Effective leadership is not about shouldering the responsibilities and doing the work. It also requires that you build trust while developing and empowering your team. In today’s fast-paced business environment, it is crucial for leaders to understand the importance of relinquishing control, delegating the work, and embracing a more strategic approach.
Relinquishing control of the work as a leader is imperative for fostering growth and creating a dynamic work environment. I have worked with many leaders who get stuck in the same trap: they keep flexing and leveraging their “super-doer, work-harder” skills and then wonder why they are burning out, key initiatives are not completed, and their people are either stagnating or leaving. By holding on to tasks and failing to delegate effectively, leaders inadvertently stifle innovation, hinder their own and their team’s potential, and limit their ability to focus on strategic priorities.
Thru my coaching with clients ranging from new leaders to CEOs, I typically find three forces working against a leader trying to let go of the work:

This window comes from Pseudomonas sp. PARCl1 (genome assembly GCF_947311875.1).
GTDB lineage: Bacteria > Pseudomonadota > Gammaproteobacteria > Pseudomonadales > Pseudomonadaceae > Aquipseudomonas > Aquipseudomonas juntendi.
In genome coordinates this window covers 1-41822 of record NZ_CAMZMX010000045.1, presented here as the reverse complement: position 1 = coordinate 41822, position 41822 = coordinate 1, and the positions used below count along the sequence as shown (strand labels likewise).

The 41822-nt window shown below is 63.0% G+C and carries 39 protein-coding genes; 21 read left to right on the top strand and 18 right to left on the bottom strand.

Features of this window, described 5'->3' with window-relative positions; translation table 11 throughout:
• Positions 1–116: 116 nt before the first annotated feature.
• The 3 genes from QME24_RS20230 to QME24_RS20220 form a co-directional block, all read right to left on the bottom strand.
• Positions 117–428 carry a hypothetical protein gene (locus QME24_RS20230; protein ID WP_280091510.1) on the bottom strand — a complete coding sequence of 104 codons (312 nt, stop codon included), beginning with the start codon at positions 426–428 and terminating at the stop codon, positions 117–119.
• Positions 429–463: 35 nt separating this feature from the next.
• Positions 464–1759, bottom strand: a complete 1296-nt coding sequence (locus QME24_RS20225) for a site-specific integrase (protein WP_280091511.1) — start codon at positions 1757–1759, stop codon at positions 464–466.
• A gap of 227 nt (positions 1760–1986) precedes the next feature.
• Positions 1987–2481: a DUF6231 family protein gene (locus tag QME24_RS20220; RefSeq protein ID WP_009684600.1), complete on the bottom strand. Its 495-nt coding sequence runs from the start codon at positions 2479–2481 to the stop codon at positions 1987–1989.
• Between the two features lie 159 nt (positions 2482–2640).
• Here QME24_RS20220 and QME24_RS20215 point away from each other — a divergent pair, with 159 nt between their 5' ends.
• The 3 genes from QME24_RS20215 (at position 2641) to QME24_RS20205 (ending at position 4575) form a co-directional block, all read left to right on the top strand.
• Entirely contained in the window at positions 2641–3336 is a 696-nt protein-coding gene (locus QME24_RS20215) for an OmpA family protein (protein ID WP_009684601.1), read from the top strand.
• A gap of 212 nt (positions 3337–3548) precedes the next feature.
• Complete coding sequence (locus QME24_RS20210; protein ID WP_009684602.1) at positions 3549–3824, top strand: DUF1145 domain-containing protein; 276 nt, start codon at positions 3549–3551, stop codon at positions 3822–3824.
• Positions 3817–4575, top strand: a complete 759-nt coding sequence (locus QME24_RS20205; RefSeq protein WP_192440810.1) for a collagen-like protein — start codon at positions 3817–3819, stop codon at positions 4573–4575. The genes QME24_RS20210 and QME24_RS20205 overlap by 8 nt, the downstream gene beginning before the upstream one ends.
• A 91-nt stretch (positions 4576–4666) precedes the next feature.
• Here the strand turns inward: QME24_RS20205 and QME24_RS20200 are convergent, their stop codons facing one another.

1. Fear that the team will mess it up. This is a legitimate concern when the leader has not properly mentored, coached, and developed the team. I find that assessing and developing team skills is often the critical first step to successfully letting go as a leader. Do you have the right people on your bus? Are they in the right seats?
2. Letting go of work means shifting your own identity and value proposition. Do you want to be known as the expert that works harder than anyone or as the leader who sets out an inspiring vision and builds great teams? Which one of these approaches does your company and team most need from you? How often are you focused on “how” things get done versus “what” needs to get done and “why”?
3. Letting go means learning new skills and behaviors. Changing behaviors push us out of our comfort zones which often increases disorientation and frustration. This is genuinely hard work for anyone – and especially for a busy leader already tapped out with deadlines and changing priorities. This is exactly the space where an executive coach can help.
All this reminds me of some advice I received as a young, hard-charging Naval Officer: Good leaders decide, delegate, and disappear. Then again, not sure the “disappear” guidance is always a good idea. In any case, it’s been proven that letting go of the work is not a sign of weakness, it’s most often an indication of the leader’s effectiveness and confidence in the team. Please reach out if you could use some help embracing the power of letting go and unlocking your full potential as a leader.